But first, he has to fight the fire that’s already burning and conserve cash. So he’s walking away from bidding for electricity trader PTC India saving 4,000 Cr, scrapped plans to buy the DB power’s coal plant saving 7,000 Cr, pulled out of the 2,000 Cr race to acquire SKS powers, and stopped work at the petrochemical to PVC complex he was building at Mundra costing 35,000 Cr. As a confidence-building measure, he repaid debts of 1,500 Cr to SBI Mutual funds and returned over $2B money he had borrowed by pledging his shares. Assuring his overseas bondholders he is in a comfortable position with 31,000 Cr in cash reserves. As of now, SBI is the largest Indian lender with 4,000 Cr given to Adani Enterprises standing by them. They are largely correct because to promote infrastructure projects in India the government provides an assured rate of return giving lenders a clear cash flow visibility.
However, he has taken the maximum beatings in the arena of environmental and social governance. Environmentally conscious Norway’s largest pension KLP sold its entire holding of Adani Green Energy as did more than 500 other funds in the EU when it was revealed that he used Adani Green Energy stock as collateral to help the coal mine in Australia.
However, the cash crunch is showing, even though fortunately for them, no big loan is due till mid-2024, it is raising money against assets extending debt maturities selling equity, and looking for fresh lenders but its fortunes changed dramatically when he got US-based Rajiv Jain to buy into his story whose Australia listed company GQG brought four of his company shares for 15,000 Cr though at a discounted price. Leading to a turn in sentiment as Adani stocks rallied since then recouping part of its $150B route. Adani’s response right at the start of the crisis was to withdraw his 20,000 Cr FPO despite managing to get it fully subscribed.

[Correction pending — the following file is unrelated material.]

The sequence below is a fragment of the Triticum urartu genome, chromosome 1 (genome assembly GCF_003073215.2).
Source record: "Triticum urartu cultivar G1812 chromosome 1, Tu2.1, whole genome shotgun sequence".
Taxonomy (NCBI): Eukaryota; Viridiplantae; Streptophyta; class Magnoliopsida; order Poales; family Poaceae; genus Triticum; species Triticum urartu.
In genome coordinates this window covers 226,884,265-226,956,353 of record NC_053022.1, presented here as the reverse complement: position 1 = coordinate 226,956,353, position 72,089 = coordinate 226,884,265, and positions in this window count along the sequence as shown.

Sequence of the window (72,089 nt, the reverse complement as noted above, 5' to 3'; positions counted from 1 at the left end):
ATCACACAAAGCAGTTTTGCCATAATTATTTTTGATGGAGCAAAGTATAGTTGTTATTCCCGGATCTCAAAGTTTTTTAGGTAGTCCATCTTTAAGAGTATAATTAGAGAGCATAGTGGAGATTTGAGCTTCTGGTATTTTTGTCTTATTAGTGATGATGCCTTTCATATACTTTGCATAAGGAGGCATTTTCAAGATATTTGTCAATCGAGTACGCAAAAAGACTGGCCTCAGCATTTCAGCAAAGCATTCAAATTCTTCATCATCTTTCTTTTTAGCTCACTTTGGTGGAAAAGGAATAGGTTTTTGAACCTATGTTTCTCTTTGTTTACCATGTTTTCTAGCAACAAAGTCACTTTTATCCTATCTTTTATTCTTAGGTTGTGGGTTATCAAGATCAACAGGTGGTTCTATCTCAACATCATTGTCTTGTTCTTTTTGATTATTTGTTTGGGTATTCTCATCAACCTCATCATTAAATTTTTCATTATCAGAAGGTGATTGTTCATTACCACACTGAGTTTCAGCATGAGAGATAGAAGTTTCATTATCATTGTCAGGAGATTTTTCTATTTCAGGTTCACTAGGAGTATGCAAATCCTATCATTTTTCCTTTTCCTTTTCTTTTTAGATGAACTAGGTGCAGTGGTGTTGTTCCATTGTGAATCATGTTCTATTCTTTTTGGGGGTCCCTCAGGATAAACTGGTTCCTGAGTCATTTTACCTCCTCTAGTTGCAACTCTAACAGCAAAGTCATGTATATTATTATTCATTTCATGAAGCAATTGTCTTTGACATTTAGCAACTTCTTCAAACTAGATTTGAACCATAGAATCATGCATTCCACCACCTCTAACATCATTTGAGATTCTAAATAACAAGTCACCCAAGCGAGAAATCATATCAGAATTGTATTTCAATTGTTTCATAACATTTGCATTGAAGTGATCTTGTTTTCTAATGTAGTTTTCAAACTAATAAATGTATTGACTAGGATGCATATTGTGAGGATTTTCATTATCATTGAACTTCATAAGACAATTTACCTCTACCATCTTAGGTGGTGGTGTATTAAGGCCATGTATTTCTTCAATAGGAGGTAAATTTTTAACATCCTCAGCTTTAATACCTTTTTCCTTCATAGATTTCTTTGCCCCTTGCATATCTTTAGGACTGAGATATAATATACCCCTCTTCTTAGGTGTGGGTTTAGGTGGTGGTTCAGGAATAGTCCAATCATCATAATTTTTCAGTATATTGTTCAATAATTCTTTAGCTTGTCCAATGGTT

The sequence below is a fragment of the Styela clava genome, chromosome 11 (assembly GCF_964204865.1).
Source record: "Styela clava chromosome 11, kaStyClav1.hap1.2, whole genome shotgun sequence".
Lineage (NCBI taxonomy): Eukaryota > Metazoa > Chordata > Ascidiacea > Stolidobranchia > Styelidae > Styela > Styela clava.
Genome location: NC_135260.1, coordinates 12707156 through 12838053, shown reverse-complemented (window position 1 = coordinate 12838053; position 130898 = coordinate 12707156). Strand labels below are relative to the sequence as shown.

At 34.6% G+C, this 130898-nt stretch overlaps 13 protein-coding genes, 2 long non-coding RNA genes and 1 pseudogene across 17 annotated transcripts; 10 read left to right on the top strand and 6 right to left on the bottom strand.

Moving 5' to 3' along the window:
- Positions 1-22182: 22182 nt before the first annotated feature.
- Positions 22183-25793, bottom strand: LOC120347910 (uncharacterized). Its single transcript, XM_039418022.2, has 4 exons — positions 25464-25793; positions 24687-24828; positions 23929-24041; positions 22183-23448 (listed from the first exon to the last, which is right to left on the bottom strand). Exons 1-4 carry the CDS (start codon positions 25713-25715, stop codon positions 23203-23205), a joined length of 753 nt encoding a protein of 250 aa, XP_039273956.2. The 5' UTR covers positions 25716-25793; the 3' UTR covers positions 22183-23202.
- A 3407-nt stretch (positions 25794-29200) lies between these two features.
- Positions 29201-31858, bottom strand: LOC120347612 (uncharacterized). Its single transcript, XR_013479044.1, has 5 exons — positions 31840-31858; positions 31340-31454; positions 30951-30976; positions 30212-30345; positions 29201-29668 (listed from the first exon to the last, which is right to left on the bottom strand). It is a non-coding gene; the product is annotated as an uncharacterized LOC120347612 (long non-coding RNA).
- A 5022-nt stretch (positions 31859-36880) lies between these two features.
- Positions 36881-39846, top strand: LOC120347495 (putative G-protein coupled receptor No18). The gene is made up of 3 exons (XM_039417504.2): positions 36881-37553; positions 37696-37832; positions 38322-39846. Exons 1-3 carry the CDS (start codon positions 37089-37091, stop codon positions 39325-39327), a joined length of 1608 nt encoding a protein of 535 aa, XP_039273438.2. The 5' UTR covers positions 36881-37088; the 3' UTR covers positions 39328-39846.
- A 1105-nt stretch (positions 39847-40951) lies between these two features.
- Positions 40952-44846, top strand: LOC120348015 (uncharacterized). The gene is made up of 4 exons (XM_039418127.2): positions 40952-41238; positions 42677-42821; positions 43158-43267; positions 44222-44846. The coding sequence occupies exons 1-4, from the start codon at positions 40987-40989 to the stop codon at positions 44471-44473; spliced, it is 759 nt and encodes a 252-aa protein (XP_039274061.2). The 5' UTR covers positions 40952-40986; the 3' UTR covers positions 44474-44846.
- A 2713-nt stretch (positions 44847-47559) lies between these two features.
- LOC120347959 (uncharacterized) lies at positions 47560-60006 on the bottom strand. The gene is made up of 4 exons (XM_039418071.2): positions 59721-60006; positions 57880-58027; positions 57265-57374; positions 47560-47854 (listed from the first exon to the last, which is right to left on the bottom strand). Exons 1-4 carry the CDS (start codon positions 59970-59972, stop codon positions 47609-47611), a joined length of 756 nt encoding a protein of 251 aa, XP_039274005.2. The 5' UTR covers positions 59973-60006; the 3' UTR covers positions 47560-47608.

Such boldness is not uncharacteristic of him because it was this very attitude combined with a sharp business acumen that got him to where he’s today. It was Congress CM in the 1990s that gave Adani the right to operate a minor port in the Kash desert that didn’t even have a rail connection. To create business for his port, he strategically identified an item India always needed, coal, and began importing it in large quantities. To handle large volumes, he built the world’s largest and automated coal handling facility including 22KM of conveyor belts which allowed multiple ships to unload at the same time. Sure he’s close to the PM who backed him in the $1.1B Haifa port deal in Israel even after the allegations broke out because this is a business Adani is especially good at.
So, will this crisis affect India’s story? Short answer, yes. India’s valuation as a whole is affected at least for a while. Though previous financial crises have had a far greater impact on Indian indices than this one. However, bank stocks that were just about to stabilize were hit by the failure of the Silicon Valley Bank. Fortunately, 60% of Adani’s borrowings are from abroad, and very importantly, Adani hasn’t yet defaulted and is unlikely to do so. It is only the sentiment that is dragging the market down. Opposition parties will try to get mileage out of the PM’s image because of his closeness to Adani and though the Parliament and SEBI’s probe into Hindenburg’s allegations may result in just a slap on the wrist. This is probably the greatest challenge Adani has ever faced in his life.
Featured Image Courtesy – Financial Times